These kinds of “not really bothering to explain things” moments keep on happening. Previous events are referenced regularly, but rather than getting any real detail or backstory, you get a static, sepia-toned still from whichever game or moment is being referenced, and are left to wonder what that was all about. Even in terms of the game’s mechanics, the assumption is that you know what you’re doing here: you get some brief reminders, and new layers of the mechanics are given an explanation as you’d expect, but otherwise, Trails into Reverie starts you out with characters that are already around level 100, who already have battle mechanic upon battle mechanic baked into them, and there’s no time to recount 19 years of innovation just so you can defeat a rando monster. And again, none of this is a criticism: so much happens in each and every Trails game, so much builds on top of the previous one, that to recount it all each and every time would make these games take 500 hours to complete each instead of in total.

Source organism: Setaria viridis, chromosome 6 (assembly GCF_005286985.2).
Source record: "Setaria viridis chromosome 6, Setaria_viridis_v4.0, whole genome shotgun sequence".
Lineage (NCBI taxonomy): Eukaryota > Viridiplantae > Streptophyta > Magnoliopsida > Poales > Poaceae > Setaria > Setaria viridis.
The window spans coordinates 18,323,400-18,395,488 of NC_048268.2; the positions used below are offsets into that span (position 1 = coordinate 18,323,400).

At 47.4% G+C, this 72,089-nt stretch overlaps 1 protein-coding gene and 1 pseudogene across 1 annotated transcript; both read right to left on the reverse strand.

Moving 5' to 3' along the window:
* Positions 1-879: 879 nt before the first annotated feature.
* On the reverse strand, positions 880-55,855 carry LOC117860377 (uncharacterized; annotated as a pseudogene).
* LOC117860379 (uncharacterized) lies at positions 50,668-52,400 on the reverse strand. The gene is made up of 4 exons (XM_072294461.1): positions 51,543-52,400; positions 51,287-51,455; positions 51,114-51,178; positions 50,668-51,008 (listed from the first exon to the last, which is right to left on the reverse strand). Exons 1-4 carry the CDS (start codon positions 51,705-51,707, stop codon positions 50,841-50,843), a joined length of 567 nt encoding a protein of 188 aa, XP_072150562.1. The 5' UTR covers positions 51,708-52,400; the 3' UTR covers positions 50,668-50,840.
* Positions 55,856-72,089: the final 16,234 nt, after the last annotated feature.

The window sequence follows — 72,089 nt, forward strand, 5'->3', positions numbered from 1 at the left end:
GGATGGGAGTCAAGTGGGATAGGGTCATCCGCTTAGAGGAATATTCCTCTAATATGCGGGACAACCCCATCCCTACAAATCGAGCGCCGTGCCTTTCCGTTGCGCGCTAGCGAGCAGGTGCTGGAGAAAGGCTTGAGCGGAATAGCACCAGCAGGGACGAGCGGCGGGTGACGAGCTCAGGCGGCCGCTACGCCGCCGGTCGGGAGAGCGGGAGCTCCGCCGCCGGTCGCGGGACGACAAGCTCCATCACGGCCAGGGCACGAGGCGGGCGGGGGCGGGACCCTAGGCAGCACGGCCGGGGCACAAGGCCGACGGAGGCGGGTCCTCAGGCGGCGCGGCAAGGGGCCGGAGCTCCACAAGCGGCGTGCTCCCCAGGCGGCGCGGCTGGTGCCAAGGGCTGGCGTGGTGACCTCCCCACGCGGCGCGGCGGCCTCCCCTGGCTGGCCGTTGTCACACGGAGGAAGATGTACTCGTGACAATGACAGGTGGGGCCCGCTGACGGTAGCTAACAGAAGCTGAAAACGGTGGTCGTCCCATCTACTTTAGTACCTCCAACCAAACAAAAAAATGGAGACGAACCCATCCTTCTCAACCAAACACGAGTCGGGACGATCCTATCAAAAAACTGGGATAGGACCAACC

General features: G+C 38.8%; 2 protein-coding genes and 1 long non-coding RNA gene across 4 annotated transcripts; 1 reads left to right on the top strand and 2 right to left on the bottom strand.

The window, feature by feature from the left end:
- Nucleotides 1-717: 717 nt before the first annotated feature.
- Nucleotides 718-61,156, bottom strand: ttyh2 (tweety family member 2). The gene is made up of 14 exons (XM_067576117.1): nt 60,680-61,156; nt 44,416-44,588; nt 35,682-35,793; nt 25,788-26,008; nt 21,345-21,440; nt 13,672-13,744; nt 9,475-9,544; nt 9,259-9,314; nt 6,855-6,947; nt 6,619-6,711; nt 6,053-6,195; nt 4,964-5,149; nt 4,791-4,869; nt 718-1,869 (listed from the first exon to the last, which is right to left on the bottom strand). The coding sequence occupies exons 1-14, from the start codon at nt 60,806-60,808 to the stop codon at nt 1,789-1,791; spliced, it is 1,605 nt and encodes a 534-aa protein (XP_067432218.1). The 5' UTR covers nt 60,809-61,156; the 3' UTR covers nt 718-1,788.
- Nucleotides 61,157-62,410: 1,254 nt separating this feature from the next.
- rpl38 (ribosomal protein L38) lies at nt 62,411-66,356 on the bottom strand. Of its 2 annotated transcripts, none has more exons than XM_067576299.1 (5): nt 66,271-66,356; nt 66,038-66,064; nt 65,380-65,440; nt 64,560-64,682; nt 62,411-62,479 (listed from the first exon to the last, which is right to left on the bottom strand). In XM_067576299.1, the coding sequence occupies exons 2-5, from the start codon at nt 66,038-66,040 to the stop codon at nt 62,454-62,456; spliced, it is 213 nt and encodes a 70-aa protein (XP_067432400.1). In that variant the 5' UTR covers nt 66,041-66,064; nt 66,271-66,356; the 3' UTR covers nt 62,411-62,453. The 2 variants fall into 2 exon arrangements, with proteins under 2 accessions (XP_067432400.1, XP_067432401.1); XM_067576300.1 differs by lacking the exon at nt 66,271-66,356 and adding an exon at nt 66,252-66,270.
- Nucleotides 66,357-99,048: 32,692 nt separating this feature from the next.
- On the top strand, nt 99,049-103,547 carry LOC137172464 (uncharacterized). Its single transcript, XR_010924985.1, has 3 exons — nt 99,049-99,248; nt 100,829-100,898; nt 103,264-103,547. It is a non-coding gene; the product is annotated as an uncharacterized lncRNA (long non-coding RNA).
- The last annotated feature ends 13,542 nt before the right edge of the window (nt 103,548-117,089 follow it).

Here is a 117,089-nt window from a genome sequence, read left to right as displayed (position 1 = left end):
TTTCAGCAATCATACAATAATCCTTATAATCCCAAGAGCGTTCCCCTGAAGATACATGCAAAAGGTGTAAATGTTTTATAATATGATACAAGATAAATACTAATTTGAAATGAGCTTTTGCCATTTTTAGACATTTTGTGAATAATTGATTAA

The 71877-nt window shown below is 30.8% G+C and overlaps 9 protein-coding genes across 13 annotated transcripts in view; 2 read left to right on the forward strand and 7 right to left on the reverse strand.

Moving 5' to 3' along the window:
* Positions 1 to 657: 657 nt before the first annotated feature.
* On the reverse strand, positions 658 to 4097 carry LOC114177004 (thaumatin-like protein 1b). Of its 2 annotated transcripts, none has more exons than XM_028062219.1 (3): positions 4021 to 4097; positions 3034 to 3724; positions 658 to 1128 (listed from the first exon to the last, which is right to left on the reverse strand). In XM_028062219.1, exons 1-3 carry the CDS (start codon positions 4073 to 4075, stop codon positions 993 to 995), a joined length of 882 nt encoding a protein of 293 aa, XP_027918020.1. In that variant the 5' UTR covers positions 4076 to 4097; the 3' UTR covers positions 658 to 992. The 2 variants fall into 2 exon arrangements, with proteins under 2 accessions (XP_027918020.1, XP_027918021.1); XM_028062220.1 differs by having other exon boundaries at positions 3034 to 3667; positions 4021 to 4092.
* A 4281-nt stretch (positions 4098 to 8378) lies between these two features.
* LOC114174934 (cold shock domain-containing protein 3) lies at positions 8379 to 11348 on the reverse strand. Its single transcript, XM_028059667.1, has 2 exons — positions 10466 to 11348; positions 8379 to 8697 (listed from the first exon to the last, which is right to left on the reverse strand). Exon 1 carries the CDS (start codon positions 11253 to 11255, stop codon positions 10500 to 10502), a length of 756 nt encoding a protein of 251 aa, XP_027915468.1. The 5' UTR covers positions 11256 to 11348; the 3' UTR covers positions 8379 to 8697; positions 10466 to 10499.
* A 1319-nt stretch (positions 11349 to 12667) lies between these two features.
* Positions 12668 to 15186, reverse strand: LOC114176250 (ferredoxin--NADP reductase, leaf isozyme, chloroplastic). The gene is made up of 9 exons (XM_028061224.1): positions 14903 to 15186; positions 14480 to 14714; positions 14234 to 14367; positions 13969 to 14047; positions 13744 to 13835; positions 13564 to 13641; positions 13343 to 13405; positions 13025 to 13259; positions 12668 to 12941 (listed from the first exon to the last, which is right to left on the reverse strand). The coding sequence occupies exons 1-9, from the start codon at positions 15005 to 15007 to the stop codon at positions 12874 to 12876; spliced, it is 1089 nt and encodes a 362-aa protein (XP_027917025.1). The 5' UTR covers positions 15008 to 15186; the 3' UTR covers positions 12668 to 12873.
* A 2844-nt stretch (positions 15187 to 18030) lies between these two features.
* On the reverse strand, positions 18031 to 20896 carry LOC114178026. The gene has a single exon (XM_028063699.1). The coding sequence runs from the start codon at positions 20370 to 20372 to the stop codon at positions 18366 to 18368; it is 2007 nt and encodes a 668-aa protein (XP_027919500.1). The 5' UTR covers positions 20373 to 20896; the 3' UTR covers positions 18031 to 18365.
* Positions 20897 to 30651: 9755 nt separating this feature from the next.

While it might sound like too much, there are reasons to not be preemptively exhausted by it all like you might be with some franchises that try to go huge. Assassin’s Creed games, for instance, are probably never going to end unless people stop buying millions and millions of them each time out. Those will go on forever, the story never reaching a satisfying conclusion despite early promises that it would, because there’s too much money involved. Falcom, though, has a specific plan with Trails, one they’re roughly 70 percent of the way finished with—there are two or three arcs left to go, according to Falcom themselves, and they’re unlikely to be as large as Cold Steel’s, considering the remaining regions are nowhere near the size of Erebonia. This is a story with a clear beginning and end, not one that’s planning to make excuses to keep going (if anything, Falcom didn’t actually think they’d get the chance to finish it, that they would have been forced to move on to something else before they could). When Trails is over, Falcom will still have Ys, and whatever else they decide will replace Trails. After all, Trails itself is part of a long lineage of discarded series: its origins are in The Legend of Heroes, which began life as a Dragon Slayer sequel, the series which is also the origin point for Falcom’s Xanadu games. They’ve done this before, is what I’m getting at, even when something was as successful as the Dragon Slayer games were.